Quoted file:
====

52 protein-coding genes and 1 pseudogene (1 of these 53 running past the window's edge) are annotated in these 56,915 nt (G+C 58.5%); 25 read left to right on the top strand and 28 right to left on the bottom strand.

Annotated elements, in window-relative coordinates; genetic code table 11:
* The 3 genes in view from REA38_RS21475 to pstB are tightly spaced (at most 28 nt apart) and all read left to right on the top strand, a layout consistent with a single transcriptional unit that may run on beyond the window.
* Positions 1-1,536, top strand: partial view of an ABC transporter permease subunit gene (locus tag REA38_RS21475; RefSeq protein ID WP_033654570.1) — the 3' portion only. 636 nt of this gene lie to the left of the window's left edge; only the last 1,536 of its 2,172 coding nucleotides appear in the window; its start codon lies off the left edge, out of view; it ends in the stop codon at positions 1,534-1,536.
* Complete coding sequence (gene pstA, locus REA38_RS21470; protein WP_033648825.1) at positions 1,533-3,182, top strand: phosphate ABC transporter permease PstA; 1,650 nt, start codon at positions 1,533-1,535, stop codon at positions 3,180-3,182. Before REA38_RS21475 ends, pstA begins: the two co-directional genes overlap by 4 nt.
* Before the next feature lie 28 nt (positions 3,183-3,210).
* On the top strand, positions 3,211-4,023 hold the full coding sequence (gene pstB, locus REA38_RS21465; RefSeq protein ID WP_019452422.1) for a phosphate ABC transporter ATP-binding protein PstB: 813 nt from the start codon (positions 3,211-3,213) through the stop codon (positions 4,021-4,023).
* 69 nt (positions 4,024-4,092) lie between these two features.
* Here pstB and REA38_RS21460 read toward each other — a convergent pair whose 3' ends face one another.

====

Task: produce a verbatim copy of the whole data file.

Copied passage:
52 protein-coding genes and 1 pseudogene (1 of these 53 running past the window's edge) are annotated in these 56,915 nt (G+C 58.5%); 25 read left to right on the top strand and 28 right to left on the bottom strand.

Annotated elements, in window-relative coordinates; genetic code table 11:
* The 3 genes in view from REA38_RS21475 to pstB are tightly spaced (at most 28 nt apart) and all read left to right on the top strand, a layout consistent with a single transcriptional unit that may run on beyond the window.
* Positions 1-1,536, top strand: partial view of an ABC transporter permease subunit gene (locus tag REA38_RS21475; RefSeq protein ID WP_033654570.1) — the 3' portion only. 636 nt of this gene lie to the left of the window's left edge; only the last 1,536 of its 2,172 coding nucleotides appear in the window; its start codon lies off the left edge, out of view; it ends in the stop codon at positions 1,534-1,536.
* Complete coding sequence (gene pstA, locus REA38_RS21470; protein WP_033648825.1) at positions 1,533-3,182, top strand: phosphate ABC transporter permease PstA; 1,650 nt, start codon at positions 1,533-1,535, stop codon at positions 3,180-3,182. Before REA38_RS21475 ends, pstA begins: the two co-directional genes overlap by 4 nt.
* Before the next feature lie 28 nt (positions 3,183-3,210).
* On the top strand, positions 3,211-4,023 hold the full coding sequence (gene pstB, locus REA38_RS21465; RefSeq protein ID WP_019452422.1) for a phosphate ABC transporter ATP-binding protein PstB: 813 nt from the start codon (positions 3,211-3,213) through the stop codon (positions 4,021-4,023).
* 69 nt (positions 4,024-4,092) lie between these two features.
* Here pstB and REA38_RS21460 read toward each other — a convergent pair whose 3' ends face one another.